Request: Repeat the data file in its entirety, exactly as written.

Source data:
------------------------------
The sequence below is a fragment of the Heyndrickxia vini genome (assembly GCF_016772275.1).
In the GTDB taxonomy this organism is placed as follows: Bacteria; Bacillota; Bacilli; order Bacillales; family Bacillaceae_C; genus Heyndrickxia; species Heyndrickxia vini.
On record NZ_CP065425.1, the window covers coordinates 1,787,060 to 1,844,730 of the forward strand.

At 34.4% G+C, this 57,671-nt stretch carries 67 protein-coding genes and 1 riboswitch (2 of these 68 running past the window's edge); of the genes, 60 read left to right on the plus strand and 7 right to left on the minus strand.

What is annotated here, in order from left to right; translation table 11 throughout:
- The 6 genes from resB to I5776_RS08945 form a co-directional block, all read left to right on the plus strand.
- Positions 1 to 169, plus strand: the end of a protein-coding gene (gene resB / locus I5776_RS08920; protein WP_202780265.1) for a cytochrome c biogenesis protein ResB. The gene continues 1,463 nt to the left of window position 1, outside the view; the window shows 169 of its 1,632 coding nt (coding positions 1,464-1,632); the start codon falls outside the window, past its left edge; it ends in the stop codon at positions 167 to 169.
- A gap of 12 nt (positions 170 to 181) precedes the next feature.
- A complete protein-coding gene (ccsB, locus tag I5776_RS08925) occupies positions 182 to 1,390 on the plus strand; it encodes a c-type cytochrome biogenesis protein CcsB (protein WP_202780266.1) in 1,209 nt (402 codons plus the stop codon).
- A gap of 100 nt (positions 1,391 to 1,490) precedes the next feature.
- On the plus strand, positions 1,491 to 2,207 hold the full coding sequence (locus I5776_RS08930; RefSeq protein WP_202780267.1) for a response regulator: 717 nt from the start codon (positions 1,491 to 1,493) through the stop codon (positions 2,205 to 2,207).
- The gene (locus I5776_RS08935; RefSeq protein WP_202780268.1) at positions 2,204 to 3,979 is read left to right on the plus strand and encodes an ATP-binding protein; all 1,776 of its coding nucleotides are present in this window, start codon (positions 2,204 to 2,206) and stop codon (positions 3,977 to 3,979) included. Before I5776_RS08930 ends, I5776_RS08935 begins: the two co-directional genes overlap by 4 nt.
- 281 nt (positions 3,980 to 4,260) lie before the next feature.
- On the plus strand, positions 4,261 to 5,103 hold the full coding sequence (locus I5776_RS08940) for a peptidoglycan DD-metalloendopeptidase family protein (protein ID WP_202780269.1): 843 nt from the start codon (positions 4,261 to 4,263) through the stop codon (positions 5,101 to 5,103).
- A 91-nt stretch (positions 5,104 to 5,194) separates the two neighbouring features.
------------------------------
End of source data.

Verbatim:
The sequence below is a fragment of the Heyndrickxia vini genome (assembly GCF_016772275.1).
In the GTDB taxonomy this organism is placed as follows: Bacteria; Bacillota; Bacilli; order Bacillales; family Bacillaceae_C; genus Heyndrickxia; species Heyndrickxia vini.
On record NZ_CP065425.1, the window covers coordinates 1,787,060 to 1,844,730 of the forward strand.

At 34.4% G+C, this 57,671-nt stretch carries 67 protein-coding genes and 1 riboswitch (2 of these 68 running past the window's edge); of the genes, 60 read left to right on the plus strand and 7 right to left on the minus strand.

What is annotated here, in order from left to right; translation table 11 throughout:
- The 6 genes from resB to I5776_RS08945 form a co-directional block, all read left to right on the plus strand.
- Positions 1 to 169, plus strand: the end of a protein-coding gene (gene resB / locus I5776_RS08920; protein WP_202780265.1) for a cytochrome c biogenesis protein ResB. The gene continues 1,463 nt to the left of window position 1, outside the view; the window shows 169 of its 1,632 coding nt (coding positions 1,464-1,632); the start codon falls outside the window, past its left edge; it ends in the stop codon at positions 167 to 169.
- A gap of 12 nt (positions 170 to 181) precedes the next feature.
- A complete protein-coding gene (ccsB, locus tag I5776_RS08925) occupies positions 182 to 1,390 on the plus strand; it encodes a c-type cytochrome biogenesis protein CcsB (protein WP_202780266.1) in 1,209 nt (402 codons plus the stop codon).
- A gap of 100 nt (positions 1,391 to 1,490) precedes the next feature.
- On the plus strand, positions 1,491 to 2,207 hold the full coding sequence (locus I5776_RS08930; RefSeq protein WP_202780267.1) for a response regulator: 717 nt from the start codon (positions 1,491 to 1,493) through the stop codon (positions 2,205 to 2,207).
- The gene (locus I5776_RS08935; RefSeq protein WP_202780268.1) at positions 2,204 to 3,979 is read left to right on the plus strand and encodes an ATP-binding protein; all 1,776 of its coding nucleotides are present in this window, start codon (positions 2,204 to 2,206) and stop codon (positions 3,977 to 3,979) included. Before I5776_RS08930 ends, I5776_RS08935 begins: the two co-directional genes overlap by 4 nt.
- 281 nt (positions 3,980 to 4,260) lie before the next feature.
- On the plus strand, positions 4,261 to 5,103 hold the full coding sequence (locus I5776_RS08940) for a peptidoglycan DD-metalloendopeptidase family protein (protein ID WP_202780269.1): 843 nt from the start codon (positions 4,261 to 4,263) through the stop codon (positions 5,101 to 5,103).
- A 91-nt stretch (positions 5,104 to 5,194) separates the two neighbouring features.